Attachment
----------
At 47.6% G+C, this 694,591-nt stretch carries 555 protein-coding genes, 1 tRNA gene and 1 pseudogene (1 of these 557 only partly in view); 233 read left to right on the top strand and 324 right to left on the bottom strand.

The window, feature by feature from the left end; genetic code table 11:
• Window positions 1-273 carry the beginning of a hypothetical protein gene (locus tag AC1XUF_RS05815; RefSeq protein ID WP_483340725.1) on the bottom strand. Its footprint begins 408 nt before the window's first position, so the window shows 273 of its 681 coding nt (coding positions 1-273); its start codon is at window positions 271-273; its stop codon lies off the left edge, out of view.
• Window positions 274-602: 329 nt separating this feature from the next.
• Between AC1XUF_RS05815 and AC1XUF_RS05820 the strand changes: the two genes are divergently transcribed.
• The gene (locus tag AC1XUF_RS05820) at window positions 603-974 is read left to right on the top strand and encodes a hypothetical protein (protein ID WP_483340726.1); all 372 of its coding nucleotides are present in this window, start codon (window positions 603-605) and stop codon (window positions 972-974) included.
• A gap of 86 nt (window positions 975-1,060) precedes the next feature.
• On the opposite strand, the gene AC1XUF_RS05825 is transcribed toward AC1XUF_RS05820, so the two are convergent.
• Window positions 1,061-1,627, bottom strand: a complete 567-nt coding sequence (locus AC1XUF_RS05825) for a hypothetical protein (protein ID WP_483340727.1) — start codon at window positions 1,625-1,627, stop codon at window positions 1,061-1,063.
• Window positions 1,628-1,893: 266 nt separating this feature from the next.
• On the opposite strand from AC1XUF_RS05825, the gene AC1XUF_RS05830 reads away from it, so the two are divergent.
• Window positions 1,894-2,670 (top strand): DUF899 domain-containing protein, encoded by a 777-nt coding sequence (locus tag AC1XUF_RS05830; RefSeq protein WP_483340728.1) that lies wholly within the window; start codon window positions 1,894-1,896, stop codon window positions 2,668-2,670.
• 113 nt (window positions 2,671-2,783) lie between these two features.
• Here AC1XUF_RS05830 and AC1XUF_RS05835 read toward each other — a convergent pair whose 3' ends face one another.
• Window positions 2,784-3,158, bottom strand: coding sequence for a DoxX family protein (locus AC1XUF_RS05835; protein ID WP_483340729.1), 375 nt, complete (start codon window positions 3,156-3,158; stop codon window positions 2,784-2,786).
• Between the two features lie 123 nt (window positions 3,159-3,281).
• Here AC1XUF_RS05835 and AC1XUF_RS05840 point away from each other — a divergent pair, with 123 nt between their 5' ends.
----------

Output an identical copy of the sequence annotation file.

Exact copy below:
At 47.6% G+C, this 694,591-nt stretch carries 555 protein-coding genes, 1 tRNA gene and 1 pseudogene (1 of these 557 only partly in view); 233 read left to right on the top strand and 324 right to left on the bottom strand.

The window, feature by feature from the left end; genetic code table 11:
• Window positions 1-273 carry the beginning of a hypothetical protein gene (locus tag AC1XUF_RS05815; RefSeq protein ID WP_483340725.1) on the bottom strand. Its footprint begins 408 nt before the window's first position, so the window shows 273 of its 681 coding nt (coding positions 1-273); its start codon is at window positions 271-273; its stop codon lies off the left edge, out of view.
• Window positions 274-602: 329 nt separating this feature from the next.
• Between AC1XUF_RS05815 and AC1XUF_RS05820 the strand changes: the two genes are divergently transcribed.
• The gene (locus tag AC1XUF_RS05820) at window positions 603-974 is read left to right on the top strand and encodes a hypothetical protein (protein ID WP_483340726.1); all 372 of its coding nucleotides are present in this window, start codon (window positions 603-605) and stop codon (window positions 972-974) included.
• A gap of 86 nt (window positions 975-1,060) precedes the next feature.
• On the opposite strand, the gene AC1XUF_RS05825 is transcribed toward AC1XUF_RS05820, so the two are convergent.
• Window positions 1,061-1,627, bottom strand: a complete 567-nt coding sequence (locus AC1XUF_RS05825) for a hypothetical protein (protein ID WP_483340727.1) — start codon at window positions 1,625-1,627, stop codon at window positions 1,061-1,063.
• Window positions 1,628-1,893: 266 nt separating this feature from the next.
• On the opposite strand from AC1XUF_RS05825, the gene AC1XUF_RS05830 reads away from it, so the two are divergent.
• Window positions 1,894-2,670 (top strand): DUF899 domain-containing protein, encoded by a 777-nt coding sequence (locus tag AC1XUF_RS05830; RefSeq protein WP_483340728.1) that lies wholly within the window; start codon window positions 1,894-1,896, stop codon window positions 2,668-2,670.
• 113 nt (window positions 2,671-2,783) lie between these two features.
• Here AC1XUF_RS05830 and AC1XUF_RS05835 read toward each other — a convergent pair whose 3' ends face one another.
• Window positions 2,784-3,158, bottom strand: coding sequence for a DoxX family protein (locus AC1XUF_RS05835; protein ID WP_483340729.1), 375 nt, complete (start codon window positions 3,156-3,158; stop codon window positions 2,784-2,786).
• Between the two features lie 123 nt (window positions 3,159-3,281).
• Here AC1XUF_RS05835 and AC1XUF_RS05840 point away from each other — a divergent pair, with 123 nt between their 5' ends.